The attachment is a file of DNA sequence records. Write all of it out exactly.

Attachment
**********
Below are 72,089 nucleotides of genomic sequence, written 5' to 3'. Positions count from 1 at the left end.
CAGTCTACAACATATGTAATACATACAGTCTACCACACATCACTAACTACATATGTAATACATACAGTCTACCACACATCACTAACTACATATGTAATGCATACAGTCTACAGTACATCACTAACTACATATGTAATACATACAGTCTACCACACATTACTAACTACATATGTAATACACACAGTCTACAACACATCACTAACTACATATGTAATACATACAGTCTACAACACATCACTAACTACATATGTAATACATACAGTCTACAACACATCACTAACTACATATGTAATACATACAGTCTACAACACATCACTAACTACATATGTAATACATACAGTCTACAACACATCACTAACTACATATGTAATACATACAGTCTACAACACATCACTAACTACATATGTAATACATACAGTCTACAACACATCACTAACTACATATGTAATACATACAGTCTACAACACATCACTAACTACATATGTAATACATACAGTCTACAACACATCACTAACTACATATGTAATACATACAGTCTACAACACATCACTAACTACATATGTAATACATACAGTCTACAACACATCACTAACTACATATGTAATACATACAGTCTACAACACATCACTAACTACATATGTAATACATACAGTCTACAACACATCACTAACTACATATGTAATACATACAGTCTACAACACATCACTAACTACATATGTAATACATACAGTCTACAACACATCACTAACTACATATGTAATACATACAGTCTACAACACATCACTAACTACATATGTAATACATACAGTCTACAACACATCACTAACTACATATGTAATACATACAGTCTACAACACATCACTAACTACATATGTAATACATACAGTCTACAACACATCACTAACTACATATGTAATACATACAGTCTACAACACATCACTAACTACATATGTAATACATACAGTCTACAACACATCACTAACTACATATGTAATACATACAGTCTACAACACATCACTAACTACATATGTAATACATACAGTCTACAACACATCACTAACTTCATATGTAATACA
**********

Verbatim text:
Below are 72,089 nucleotides of genomic sequence, written 5' to 3'. Positions count from 1 at the left end.
CAGTCTACAACATATGTAATACATACAGTCTACCACACATCACTAACTACATATGTAATACATACAGTCTACCACACATCACTAACTACATATGTAATGCATACAGTCTACAGTACATCACTAACTACATATGTAATACATACAGTCTACCACACATTACTAACTACATATGTAATACACACAGTCTACAACACATCACTAACTACATATGTAATACATACAGTCTACAACACATCACTAACTACATATGTAATACATACAGTCTACAACACATCACTAACTACATATGTAATACATACAGTCTACAACACATCACTAACTACATATGTAATACATACAGTCTACAACACATCACTAACTACATATGTAATACATACAGTCTACAACACATCACTAACTACATATGTAATACATACAGTCTACAACACATCACTAACTACATATGTAATACATACAGTCTACAACACATCACTAACTACATATGTAATACATACAGTCTACAACACATCACTAACTACATATGTAATACATACAGTCTACAACACATCACTAACTACATATGTAATACATACAGTCTACAACACATCACTAACTACATATGTAATACATACAGTCTACAACACATCACTAACTACATATGTAATACATACAGTCTACAACACATCACTAACTACATATGTAATACATACAGTCTACAACACATCACTAACTACATATGTAATACATACAGTCTACAACACATCACTAACTACATATGTAATACATACAGTCTACAACACATCACTAACTACATATGTAATACATACAGTCTACAACACATCACTAACTACATATGTAATACATACAGTCTACAACACATCACTAACTACATATGTAATACATACAGTCTACAACACATCACTAACTACATATGTAATACATACAGTCTACAACACATCACTAACTACATATGTAATACATACAGTCTACAACACATCACTAACTACATATGTAATACATACAGTCTACAACACATCACTAACTACATATGTAATACATACAGTCTACAACACATCACTAACTTCATATGTAATACA